Seminal cases that defined the further process of considering specific cases in the U.S. justice system represent scenarios of particular interest due to their significance and the effect that they have produced on the further shaping of court processes. The decision passed in the In re Gault case represents an example of such judgments. In the case under analysis, an instance of verbal abuse conducted via telephone call by 15-year-old Gerald Gaunt was considered in court without Gault’s parents being notified first (In re Gault, 1967). Moreover, in the course of the court proceedings, none of the parents or the plaintiff were present, which, nevertheless, did not prevent the judge from conducting the habeas corpus hearing. Despite the parents filing a petition after the hearing, the verdict in favor of the plaintiff was affirmed. Therefore, the case at hand represents a situation in which the rights of an underage defendant were violated.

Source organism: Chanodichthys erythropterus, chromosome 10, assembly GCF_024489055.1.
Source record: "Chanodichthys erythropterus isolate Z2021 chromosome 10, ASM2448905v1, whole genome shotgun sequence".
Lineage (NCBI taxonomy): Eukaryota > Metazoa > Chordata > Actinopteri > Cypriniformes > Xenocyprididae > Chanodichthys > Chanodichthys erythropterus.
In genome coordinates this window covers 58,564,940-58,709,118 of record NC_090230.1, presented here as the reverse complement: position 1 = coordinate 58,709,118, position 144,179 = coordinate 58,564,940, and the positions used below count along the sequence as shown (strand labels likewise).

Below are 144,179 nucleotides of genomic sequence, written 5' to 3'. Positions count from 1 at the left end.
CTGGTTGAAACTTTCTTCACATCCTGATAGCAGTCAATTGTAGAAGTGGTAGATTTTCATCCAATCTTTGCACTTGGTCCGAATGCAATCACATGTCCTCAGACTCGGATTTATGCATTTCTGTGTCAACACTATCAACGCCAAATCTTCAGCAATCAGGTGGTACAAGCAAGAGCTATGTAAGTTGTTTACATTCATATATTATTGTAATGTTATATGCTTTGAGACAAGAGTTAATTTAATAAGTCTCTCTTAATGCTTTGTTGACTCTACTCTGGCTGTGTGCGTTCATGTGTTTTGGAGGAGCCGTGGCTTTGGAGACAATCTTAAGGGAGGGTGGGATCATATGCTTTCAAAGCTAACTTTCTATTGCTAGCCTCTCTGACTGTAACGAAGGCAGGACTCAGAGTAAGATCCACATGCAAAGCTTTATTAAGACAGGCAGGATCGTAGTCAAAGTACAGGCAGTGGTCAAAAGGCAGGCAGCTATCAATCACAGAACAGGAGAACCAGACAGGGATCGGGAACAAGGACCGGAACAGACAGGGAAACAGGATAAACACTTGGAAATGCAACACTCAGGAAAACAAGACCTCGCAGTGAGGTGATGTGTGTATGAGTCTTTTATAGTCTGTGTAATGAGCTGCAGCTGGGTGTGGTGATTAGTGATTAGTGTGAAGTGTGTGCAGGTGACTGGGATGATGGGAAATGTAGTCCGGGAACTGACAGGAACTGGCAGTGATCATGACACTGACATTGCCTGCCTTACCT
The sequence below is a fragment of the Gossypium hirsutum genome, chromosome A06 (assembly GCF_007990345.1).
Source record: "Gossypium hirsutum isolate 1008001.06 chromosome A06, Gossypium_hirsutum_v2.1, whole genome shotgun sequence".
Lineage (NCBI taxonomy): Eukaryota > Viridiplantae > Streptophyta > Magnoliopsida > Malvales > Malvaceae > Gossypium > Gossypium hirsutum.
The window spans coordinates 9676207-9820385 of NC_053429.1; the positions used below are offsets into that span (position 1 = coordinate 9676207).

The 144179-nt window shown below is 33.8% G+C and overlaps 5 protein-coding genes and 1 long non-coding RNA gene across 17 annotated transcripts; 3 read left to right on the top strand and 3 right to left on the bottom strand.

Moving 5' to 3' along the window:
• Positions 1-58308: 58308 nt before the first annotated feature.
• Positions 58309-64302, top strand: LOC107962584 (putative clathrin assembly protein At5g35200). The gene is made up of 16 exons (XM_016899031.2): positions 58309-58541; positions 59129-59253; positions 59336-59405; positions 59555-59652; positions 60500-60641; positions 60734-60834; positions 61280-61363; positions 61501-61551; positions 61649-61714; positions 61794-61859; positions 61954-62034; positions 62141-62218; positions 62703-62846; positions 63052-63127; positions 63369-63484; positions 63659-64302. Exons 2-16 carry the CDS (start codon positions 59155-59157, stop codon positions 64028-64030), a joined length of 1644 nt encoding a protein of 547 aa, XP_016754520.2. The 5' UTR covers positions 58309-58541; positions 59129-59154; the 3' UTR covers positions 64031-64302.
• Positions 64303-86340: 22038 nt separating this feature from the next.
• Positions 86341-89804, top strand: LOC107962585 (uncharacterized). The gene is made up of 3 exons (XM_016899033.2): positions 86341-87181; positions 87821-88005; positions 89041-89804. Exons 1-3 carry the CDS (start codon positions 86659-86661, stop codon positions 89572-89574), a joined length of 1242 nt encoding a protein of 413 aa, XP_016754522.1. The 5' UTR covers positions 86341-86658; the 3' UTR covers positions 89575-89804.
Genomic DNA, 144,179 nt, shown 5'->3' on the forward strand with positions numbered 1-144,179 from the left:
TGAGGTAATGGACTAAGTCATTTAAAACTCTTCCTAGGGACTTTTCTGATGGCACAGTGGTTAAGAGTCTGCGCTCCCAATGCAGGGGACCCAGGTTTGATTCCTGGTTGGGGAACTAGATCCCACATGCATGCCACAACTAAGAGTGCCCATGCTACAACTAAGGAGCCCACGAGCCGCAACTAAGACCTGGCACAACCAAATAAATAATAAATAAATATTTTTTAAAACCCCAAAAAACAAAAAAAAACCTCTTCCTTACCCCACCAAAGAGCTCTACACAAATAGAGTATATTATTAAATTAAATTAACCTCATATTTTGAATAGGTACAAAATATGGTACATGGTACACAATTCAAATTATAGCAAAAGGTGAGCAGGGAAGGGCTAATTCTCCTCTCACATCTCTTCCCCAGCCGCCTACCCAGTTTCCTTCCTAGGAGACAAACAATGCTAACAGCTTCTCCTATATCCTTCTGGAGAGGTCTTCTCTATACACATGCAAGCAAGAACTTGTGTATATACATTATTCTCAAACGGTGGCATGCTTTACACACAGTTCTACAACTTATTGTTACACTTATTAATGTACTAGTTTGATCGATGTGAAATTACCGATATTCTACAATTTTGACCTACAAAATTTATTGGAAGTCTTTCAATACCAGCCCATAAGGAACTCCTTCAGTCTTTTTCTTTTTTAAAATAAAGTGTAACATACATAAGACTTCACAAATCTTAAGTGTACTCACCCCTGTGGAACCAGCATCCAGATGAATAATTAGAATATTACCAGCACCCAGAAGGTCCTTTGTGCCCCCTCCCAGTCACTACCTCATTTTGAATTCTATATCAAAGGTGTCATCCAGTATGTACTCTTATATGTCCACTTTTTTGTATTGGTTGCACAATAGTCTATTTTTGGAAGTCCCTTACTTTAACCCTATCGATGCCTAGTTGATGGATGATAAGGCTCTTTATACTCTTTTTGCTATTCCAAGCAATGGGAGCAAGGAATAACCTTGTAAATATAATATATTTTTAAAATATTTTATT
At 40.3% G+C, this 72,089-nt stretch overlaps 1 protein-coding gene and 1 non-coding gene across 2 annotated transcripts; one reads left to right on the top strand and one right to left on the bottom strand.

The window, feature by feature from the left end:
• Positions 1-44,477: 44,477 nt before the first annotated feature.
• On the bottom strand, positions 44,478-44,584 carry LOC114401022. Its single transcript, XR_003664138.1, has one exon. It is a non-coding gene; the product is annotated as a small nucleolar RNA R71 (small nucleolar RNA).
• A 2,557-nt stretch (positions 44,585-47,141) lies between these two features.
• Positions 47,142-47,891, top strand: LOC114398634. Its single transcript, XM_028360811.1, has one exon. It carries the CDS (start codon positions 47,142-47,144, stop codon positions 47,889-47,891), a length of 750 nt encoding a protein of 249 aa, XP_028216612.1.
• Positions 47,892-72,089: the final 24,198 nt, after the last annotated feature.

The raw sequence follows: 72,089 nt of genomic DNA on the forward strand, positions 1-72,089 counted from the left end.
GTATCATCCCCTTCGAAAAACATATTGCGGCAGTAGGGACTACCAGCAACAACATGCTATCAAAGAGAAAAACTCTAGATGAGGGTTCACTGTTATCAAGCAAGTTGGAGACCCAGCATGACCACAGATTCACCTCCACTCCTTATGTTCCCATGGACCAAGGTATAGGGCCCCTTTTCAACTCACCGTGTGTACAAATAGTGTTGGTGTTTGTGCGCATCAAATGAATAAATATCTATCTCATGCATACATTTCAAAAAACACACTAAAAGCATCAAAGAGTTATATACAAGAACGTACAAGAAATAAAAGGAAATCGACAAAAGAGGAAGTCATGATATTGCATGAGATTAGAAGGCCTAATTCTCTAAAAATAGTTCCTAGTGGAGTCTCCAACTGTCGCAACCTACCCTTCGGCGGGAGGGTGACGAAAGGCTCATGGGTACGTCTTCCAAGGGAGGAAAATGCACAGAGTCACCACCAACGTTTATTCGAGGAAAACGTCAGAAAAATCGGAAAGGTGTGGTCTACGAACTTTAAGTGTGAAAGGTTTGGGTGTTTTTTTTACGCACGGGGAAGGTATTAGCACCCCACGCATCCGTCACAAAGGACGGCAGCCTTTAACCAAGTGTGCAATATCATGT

The core legal issues to take notice of when considering the case include two core concerns. Namely, one must mention the fact that the parents were never notified, as well as the problem of approving the incarceration of an underage defendant during the delinquency proceedings (In re Gault, 1967). The described issues represent tow major instances of the breach of a defendant’s rights and, therefore, should have been seen as the premise for appealing to reconsider the verdict. However, the case also features the idea of upholding and acknowledging the rights of all citizens by reinforcing the core tenets of the Fourteenth Amendment (In re Gault, 1967). Nonetheless, the fact that the case was finally reconsidered as the parents filed the habeas corpus appeal served as the fundament for establishing the principles of managing juvenal crimes in court, which should also be seen as a tremendous leap in the right direction.
In re Gault, 387 U.S. 1 (1967).